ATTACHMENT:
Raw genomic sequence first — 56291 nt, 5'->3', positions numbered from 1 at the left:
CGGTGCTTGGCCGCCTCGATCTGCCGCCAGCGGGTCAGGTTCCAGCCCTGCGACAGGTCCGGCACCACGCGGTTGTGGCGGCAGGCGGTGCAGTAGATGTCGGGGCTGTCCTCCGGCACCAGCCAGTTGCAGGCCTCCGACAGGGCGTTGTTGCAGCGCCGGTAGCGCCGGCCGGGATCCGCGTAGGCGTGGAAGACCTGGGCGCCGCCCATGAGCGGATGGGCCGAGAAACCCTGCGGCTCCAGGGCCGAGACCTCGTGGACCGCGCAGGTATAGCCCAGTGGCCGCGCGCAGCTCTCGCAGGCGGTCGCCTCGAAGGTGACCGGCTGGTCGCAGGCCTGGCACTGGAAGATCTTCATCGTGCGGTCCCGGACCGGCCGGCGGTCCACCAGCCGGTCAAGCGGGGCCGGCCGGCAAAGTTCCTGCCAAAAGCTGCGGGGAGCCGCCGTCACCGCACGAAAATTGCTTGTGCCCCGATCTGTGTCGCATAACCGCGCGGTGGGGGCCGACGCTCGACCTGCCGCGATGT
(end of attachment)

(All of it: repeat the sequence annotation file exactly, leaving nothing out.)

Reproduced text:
Raw genomic sequence first — 56291 nt, 5'->3', positions numbered from 1 at the left:
CGGTGCTTGGCCGCCTCGATCTGCCGCCAGCGGGTCAGGTTCCAGCCCTGCGACAGGTCCGGCACCACGCGGTTGTGGCGGCAGGCGGTGCAGTAGATGTCGGGGCTGTCCTCCGGCACCAGCCAGTTGCAGGCCTCCGACAGGGCGTTGTTGCAGCGCCGGTAGCGCCGGCCGGGATCCGCGTAGGCGTGGAAGACCTGGGCGCCGCCCATGAGCGGATGGGCCGAGAAACCCTGCGGCTCCAGGGCCGAGACCTCGTGGACCGCGCAGGTATAGCCCAGTGGCCGCGCGCAGCTCTCGCAGGCGGTCGCCTCGAAGGTGACCGGCTGGTCGCAGGCCTGGCACTGGAAGATCTTCATCGTGCGGTCCCGGACCGGCCGGCGGTCCACCAGCCGGTCAAGCGGGGCCGGCCGGCAAAGTTCCTGCCAAAAGCTGCGGGGAGCCGCCGTCACCGCACGAAAATTGCTTGTGCCCCGATCTGTGTCGCATAACCGCGCGGTGGGGGCCGACGCTCGACCTGCCGCGATGT